C-Peptide ELISA

Key Features and Values

– High sensitivity assays provide accurate measurements leading to improved performance in clinical use
– Same sample type can be used across all assays to simplify inclusion into routine serology work-up and provide a cost effective solution
– Long shelf life cost-effective solution by reducing wastage due to expired kits
– Suitable for inclusion on automated plate systems simplifies scale-up of test volume
– Supported by a panel of assays for supporting early detection and differential diagnosis of diabetes type I and II

Product Description

C-Peptide ELISA kit is a direct solid phase enzyme immunoassay for the quantitative determination of C-Peptide in human serum or plasma. C-Peptide ELISA kit is intended for laboratory use only.

Scientific Description

C-Peptide is the abbreviation for connecting peptide, it is a 31-amminoacid peptide.  C-Peptide of insulin is the C-terminal cleavage product produced during processing of the insulin prohormone to the mature insulin molecule.  Proinsulin is cleaved when it is released from the pancreas into the blood – with one C-Peptide for each insulin molecule.  C-Peptide is devoid of any biological activity but appears to be necessary to maintain the structural integrity of Insulin.  In-vitro determination of Insulin and C-Peptide level help in the differential diagnosis of liver disease, acromegaly, Cushing sindrome, familial glucose intolerance, insulinimia, renal failure, ingestion of accidental oral hypoglicemic drugs or C-Peptide induced factitious hypoglicemia.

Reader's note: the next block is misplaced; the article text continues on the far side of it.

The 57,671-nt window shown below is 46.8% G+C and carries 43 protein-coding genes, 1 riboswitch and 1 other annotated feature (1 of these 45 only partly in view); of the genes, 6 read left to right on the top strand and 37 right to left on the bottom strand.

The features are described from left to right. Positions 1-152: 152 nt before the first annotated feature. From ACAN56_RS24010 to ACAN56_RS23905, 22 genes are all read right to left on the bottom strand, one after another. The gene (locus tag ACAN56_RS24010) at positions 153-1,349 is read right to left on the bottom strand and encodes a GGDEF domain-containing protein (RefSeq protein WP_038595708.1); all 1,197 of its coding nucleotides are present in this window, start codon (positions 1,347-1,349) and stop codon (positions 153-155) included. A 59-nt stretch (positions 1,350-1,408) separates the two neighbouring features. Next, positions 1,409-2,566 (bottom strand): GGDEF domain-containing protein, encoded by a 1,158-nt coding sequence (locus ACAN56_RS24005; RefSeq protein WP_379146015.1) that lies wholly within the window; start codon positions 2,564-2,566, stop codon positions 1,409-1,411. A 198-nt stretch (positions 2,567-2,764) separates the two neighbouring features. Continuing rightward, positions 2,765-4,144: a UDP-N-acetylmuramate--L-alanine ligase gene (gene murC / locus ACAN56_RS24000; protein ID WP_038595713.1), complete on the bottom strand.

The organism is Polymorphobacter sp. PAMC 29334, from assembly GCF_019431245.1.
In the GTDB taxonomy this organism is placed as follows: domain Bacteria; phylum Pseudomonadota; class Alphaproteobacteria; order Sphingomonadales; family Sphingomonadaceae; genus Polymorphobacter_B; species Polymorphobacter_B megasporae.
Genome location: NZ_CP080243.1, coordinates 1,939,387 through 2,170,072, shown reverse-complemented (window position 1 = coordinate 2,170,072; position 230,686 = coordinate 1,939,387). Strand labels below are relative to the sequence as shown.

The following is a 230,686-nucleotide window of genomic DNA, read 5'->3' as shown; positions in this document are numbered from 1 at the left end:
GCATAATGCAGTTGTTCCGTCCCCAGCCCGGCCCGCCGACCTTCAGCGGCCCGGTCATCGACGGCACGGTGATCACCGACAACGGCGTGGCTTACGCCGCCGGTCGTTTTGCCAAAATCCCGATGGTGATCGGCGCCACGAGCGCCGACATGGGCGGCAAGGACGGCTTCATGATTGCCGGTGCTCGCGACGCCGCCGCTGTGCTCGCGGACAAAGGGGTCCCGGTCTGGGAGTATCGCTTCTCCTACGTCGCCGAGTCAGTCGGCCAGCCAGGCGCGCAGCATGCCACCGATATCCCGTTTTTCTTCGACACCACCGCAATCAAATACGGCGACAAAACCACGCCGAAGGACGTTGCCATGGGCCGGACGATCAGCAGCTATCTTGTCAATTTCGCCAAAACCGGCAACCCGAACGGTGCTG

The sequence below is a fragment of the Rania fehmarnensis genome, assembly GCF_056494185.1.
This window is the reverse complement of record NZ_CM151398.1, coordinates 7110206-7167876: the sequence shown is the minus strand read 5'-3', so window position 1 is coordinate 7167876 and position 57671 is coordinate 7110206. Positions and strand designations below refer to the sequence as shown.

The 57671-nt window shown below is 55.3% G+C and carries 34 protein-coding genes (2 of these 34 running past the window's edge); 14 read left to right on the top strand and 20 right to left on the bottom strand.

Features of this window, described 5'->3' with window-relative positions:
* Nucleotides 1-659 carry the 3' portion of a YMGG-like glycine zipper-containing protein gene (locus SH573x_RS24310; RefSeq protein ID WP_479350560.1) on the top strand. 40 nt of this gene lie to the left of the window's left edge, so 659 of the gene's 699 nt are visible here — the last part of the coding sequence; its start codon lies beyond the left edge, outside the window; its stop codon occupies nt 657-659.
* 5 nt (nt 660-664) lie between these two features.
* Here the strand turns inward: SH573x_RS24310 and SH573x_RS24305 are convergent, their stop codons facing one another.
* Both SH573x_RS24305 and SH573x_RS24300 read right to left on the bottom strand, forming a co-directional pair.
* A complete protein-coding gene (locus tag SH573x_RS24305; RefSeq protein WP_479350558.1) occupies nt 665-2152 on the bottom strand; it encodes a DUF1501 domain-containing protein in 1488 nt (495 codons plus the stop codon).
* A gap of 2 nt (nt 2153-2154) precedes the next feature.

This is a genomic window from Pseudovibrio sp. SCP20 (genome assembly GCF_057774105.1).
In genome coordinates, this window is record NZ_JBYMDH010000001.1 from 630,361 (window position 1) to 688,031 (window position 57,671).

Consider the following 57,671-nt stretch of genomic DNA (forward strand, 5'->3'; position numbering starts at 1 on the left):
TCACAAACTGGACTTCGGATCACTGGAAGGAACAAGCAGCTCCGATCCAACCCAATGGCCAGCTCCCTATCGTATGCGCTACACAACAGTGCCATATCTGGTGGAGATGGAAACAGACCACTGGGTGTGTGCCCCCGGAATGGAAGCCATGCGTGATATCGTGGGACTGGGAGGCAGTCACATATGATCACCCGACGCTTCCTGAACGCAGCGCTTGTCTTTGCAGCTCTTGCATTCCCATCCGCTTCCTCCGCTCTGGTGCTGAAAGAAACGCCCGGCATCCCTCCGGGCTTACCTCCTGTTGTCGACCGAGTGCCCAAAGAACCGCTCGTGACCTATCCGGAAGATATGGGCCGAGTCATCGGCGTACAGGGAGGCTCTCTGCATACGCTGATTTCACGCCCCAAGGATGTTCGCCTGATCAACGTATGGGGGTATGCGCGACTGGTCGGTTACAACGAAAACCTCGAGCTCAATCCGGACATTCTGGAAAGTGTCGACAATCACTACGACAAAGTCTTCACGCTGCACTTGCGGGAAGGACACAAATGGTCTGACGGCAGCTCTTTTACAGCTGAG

Newly diagnosed diabetes patient often get their C-Peptide levels measured, to find if they have type 1 or type 2 diabetes.  The pancreas of patients with type 1 diabetes is unable to produce insulin and they will therefore usually have a decreased level of C-Peptide; while C-Peptide levels in type 2 patients is normal or higher than normal.  Measuring C-Peptide in patients injecting insulin can help to determine how much of their own natural insulin these patients are still producing.
C-Peptide assays may be analytically more sensitive than insulin assays.  Measurement of the C-Peptide may be useful in evaluating endogenous insulin secretion in a variety of clinical conditions.  Insulin and C-Peptide are secreted into portal circulation in equimolar concentrations, fasting levels of C-Peptide are 5 – 10 fold higher than those of Insulin owing to the longer half-life of C-Peptide.  The liver does not extract C-Peptide however; it is removed from the circulation by degradation in the kidneys with a fraction passing out unchanged in urine.  Hence the urine C-Peptide levels correlate well with fasting C-Peptide levels in serum.

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Code: DKO077
Clinical Area:
Incubation: 120+15 min
Sensitivity: N/A
Specificity: N/A
Classification: IVD, CE
Number of Tests: 96
Sample Type: Serum/Plasma
Sample Volume: 50 μL
Assay Range: 0.2-10 ng/mL